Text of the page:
For the first two decades of rap history, the focal points were New York and Los Angeles. When Atlanta’s OutKast won best new artist at the 1995 Source Awards, they were audibly booed.
Atlanta’s hip-hop culture would eventually gain respect from coast to coast and by the 2000s, artists such as Lil Jon, Young Jeezy, T.I. and Ludacris would become synonymous with the Dirty South.
The momentum didn’t stop in the 2010s with the arrivals of 2 Chainz, Lil Yachty, Young Thug and Future. That’s the era New York Times culture reporter Joe Coscarelli primarily covers in his new book “Rap Capital: An Atlanta Story” (Simon & Schuster).
“The streaming era is what I wanted to cover from 2013 to 2020,” said Coscarelli, a New Yorker who stayed with his aunt in Atlanta while reporting for the book.
He frames “Rap City” around the rise of Atlanta trap artists Lil Baby (”Drip Too Hard”) and Migos (”Bad and Boujee”). Both gave Coscarelli plenty of access. He also looks at the rise of Marlo, a promising rapper who was murdered in 2020.
“It was important to find characters I could follow,” Coscarelli said. “And hopefully through very specific stories I can tell a more universal one about the way this music culture works.”
He opens the book 40-plus years ago when Wayne Williams was trying to break into music but ultimately became more famous for being imprisoned for life for killing two men. Williams was also tied to the case of dozens of missing and murdered Black children in Atlanta, which he has steadfastly denied. Lil Baby’s mom Lashon knew one of the victims and her childhood was shaped by the fear her parents felt when Lashon’s peers were disappearing around her.
“It directly affected the mother she became,” Coscarelli said, and ultimately the shaping of Lil Baby (real name: Dominique Jones) himself. From a story-telling perspective, he said, “that was a real breakthrough.”
Key players in the book include behind-the-scenes players such as Kevin Lee, better known as Coach K, and Pierre “P” Thomas, co-founders of Quality Control, the Atlanta-based label and music-and-sports management firm that helped both Migos and Lil Baby become international stars.
Coscarelli appreciated how Quality Control focused on old-school talent development as opposed to just finding a hit and jumping on bandwagons. “They built artists and did so over and over again,” he said. “They had multiple breakout stories and that’s because of the groundwork they laid. They understood the scene and their audience.”
He looks at how underground mix tapes, sold out of strip clubs and car trunks, built up many Atlanta artists like Future and Gucci Mane. “Migos put out mixtapes before they released an album,” he noted. Online, he said, “young people were used to getting a ton of music free online. When streaming popped up, rap artists were primed to use it far quicker than, say, country artists.”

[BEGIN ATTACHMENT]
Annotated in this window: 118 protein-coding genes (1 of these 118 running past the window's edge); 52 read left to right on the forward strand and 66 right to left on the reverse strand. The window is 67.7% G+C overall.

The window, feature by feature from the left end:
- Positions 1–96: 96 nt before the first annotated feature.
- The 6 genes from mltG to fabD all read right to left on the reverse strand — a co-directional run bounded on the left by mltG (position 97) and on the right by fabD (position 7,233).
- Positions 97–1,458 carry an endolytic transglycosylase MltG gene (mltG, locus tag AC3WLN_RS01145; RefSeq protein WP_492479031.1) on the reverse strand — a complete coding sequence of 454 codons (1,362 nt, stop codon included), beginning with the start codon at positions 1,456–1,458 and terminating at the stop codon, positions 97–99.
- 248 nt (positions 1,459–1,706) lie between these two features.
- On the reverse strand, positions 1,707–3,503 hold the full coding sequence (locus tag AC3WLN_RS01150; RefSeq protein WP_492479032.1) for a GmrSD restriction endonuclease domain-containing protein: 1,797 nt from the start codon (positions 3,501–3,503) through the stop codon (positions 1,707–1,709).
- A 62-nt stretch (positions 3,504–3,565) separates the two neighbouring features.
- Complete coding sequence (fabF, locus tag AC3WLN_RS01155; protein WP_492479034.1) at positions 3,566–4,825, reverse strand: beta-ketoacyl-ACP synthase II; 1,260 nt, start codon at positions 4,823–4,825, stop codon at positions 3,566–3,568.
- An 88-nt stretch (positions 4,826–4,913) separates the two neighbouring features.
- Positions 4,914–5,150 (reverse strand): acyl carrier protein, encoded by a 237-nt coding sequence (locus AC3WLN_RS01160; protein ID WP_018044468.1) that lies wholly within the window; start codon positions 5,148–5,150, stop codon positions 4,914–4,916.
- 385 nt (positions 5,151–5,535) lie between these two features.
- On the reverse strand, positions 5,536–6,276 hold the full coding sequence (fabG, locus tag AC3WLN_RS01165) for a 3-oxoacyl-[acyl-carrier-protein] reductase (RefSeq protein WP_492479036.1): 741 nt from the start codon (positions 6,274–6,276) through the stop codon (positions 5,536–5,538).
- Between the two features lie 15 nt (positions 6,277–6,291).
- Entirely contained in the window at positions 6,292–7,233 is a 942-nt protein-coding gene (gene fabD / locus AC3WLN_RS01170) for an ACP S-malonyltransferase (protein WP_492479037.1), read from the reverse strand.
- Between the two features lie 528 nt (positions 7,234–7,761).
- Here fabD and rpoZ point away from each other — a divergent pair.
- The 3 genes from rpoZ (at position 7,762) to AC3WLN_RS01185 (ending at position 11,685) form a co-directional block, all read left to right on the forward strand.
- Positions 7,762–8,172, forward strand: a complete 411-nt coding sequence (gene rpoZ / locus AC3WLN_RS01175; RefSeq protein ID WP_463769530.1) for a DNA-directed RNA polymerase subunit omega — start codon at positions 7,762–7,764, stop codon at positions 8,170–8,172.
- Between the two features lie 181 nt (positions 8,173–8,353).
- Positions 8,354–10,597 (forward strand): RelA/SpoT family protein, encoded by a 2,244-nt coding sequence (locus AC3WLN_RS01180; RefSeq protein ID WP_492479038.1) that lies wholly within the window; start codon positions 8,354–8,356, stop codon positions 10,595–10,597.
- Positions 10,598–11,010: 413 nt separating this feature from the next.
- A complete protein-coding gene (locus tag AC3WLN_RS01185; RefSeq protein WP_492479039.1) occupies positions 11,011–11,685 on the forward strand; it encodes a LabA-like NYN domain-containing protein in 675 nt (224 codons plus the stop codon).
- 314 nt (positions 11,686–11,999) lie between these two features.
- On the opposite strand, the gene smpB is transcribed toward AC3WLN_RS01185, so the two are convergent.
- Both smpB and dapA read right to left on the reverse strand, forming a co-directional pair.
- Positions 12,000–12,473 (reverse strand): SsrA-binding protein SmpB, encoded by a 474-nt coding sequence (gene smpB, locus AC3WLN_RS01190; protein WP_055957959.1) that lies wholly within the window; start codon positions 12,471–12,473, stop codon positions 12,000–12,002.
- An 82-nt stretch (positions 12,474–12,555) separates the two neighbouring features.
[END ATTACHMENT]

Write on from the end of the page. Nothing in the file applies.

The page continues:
Coscarelli also notes how many of these rap stars were not initially dreaming of getting into the music business, and some had to be coaxed by managers like Coach K.
“When talking about trap music and guys that allegedly came from a hustling background, ‘I’m not a rapper’ is a refrain,” Coscarelli said. “That was something Jeezy always said. It’s basically a meme in rap. They have other skill sets... A lot of them didn’t have time to dream about being stars. They were just trying to live.”
In Atlanta, he said, that is a good thing. “It’s authenticity and living your rhymes,” he said. “That’s seen as a bonus. Someone like Lil Baby when he came out, he already had something of a buzz. He was known around the neighborhood.” (Lil Baby was a drug dealer before focusing on music and spent two years in prison.)
Migos hit No. 1 on the pop chart in 2016 with “Bad and Boujee” with “no sacrifice to the pop playbook,” Coscarelli said. “They didn’t change their sound at all. That showed the power of streaming. A previous song ‘Versace’ was huge in rap but barely made the Billboard charts. By the time ‘Bad and Boujee’ came along, the audience and technology had caught up. That to me was the beginning of the most recent golden age of Atlanta trap music in the mainstream.”
But this past spring, Atlanta rap stars Young Thug (real name Jeffrey Lamar Williams) and Gunna were arrested. The indictment against Williams includes charges of participating in street gang activity, violating the Georgia controlled substances act and possession of a firearm while committing a felony. Gunna, whose real name is Sergio Kitchens, was indicted for one count of conspiring to violate the RICO Act, which is used to take down large criminal organizations. Both men say they are innocent.
This, Coscarelli said, has left a bit of a hole in the Atlanta rap scene.
“We haven’t necessarily seen who comes next in Atlanta,” he said, “who fills that vacuum. But the amazing thing about Atlanta is there is always someone with a new style.”
Coscarelli is exploring relatively untrodden ground with “Rap City.” There are books by the likes of Roni Sarig (”Third Coast”), Kennesaw State University professor Regina Bradley (”Chronicling Stankonia”) and Ben Westhoff (”Dirty South”) that explore some historical aspects of Southern hip-hop.
But Coscarelli said there needs to be more journalists delving into this world. “There are not enough books about rap music in general given its global impact,” he said, while hundreds of books about the Beatles, Bob Dylan, the Rolling Stones and other boomer-friendly acts are readily available. “That’s an injustice.”
Indeed, his book barely touches on older artists like T.I., Ludacris and Goodie Mob. He even spoke to Big Boi of OutKast but used none of it because it didn’t fit his book’s narrative.
“I didn’t want to write an Atlanta history book because that’s not what I do,” he said.